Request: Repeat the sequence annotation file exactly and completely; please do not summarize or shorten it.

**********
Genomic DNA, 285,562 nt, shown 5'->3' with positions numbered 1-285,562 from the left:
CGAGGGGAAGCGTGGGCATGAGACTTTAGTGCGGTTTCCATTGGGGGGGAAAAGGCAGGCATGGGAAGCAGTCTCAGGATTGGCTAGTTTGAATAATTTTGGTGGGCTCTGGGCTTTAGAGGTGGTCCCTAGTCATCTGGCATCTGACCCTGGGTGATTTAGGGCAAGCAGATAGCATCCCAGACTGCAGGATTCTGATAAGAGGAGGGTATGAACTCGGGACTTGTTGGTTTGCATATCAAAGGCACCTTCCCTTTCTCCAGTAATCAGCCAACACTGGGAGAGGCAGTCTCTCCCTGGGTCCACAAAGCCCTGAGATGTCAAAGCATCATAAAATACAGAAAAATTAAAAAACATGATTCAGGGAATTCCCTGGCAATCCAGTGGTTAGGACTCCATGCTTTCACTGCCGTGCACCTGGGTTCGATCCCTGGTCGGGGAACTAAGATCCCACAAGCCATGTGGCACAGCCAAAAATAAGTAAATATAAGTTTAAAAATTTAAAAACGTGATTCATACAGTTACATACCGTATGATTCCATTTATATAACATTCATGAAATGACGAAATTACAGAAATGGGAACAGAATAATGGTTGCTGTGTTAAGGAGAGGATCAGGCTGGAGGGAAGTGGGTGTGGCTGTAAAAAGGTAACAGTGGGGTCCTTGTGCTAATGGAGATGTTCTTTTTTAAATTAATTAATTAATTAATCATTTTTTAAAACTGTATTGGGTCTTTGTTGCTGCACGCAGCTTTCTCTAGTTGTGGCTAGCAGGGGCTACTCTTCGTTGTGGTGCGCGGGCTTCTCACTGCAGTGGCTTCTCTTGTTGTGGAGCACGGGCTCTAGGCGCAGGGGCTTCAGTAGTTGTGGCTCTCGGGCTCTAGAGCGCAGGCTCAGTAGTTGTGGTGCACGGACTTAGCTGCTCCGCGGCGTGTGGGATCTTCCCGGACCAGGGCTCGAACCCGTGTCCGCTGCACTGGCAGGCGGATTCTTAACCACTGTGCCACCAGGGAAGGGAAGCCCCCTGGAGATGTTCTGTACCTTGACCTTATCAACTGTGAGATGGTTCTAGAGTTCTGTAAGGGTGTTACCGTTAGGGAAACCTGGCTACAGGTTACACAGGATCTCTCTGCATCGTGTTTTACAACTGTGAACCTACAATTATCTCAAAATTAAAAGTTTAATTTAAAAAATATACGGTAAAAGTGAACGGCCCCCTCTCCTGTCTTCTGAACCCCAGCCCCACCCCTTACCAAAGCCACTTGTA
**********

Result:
Genomic DNA, 285,562 nt, shown 5'->3' with positions numbered 1-285,562 from the left:
CGAGGGGAAGCGTGGGCATGAGACTTTAGTGCGGTTTCCATTGGGGGGGAAAAGGCAGGCATGGGAAGCAGTCTCAGGATTGGCTAGTTTGAATAATTTTGGTGGGCTCTGGGCTTTAGAGGTGGTCCCTAGTCATCTGGCATCTGACCCTGGGTGATTTAGGGCAAGCAGATAGCATCCCAGACTGCAGGATTCTGATAAGAGGAGGGTATGAACTCGGGACTTGTTGGTTTGCATATCAAAGGCACCTTCCCTTTCTCCAGTAATCAGCCAACACTGGGAGAGGCAGTCTCTCCCTGGGTCCACAAAGCCCTGAGATGTCAAAGCATCATAAAATACAGAAAAATTAAAAAACATGATTCAGGGAATTCCCTGGCAATCCAGTGGTTAGGACTCCATGCTTTCACTGCCGTGCACCTGGGTTCGATCCCTGGTCGGGGAACTAAGATCCCACAAGCCATGTGGCACAGCCAAAAATAAGTAAATATAAGTTTAAAAATTTAAAAACGTGATTCATACAGTTACATACCGTATGATTCCATTTATATAACATTCATGAAATGACGAAATTACAGAAATGGGAACAGAATAATGGTTGCTGTGTTAAGGAGAGGATCAGGCTGGAGGGAAGTGGGTGTGGCTGTAAAAAGGTAACAGTGGGGTCCTTGTGCTAATGGAGATGTTCTTTTTTAAATTAATTAATTAATTAATCATTTTTTAAAACTGTATTGGGTCTTTGTTGCTGCACGCAGCTTTCTCTAGTTGTGGCTAGCAGGGGCTACTCTTCGTTGTGGTGCGCGGGCTTCTCACTGCAGTGGCTTCTCTTGTTGTGGAGCACGGGCTCTAGGCGCAGGGGCTTCAGTAGTTGTGGCTCTCGGGCTCTAGAGCGCAGGCTCAGTAGTTGTGGTGCACGGACTTAGCTGCTCCGCGGCGTGTGGGATCTTCCCGGACCAGGGCTCGAACCCGTGTCCGCTGCACTGGCAGGCGGATTCTTAACCACTGTGCCACCAGGGAAGGGAAGCCCCCTGGAGATGTTCTGTACCTTGACCTTATCAACTGTGAGATGGTTCTAGAGTTCTGTAAGGGTGTTACCGTTAGGGAAACCTGGCTACAGGTTACACAGGATCTCTCTGCATCGTGTTTTACAACTGTGAACCTACAATTATCTCAAAATTAAAAGTTTAATTTAAAAAATATACGGTAAAAGTGAACGGCCCCCTCTCCTGTCTTCTGAACCCCAGCCCCACCCCTTACCAAAGCCACTTGTA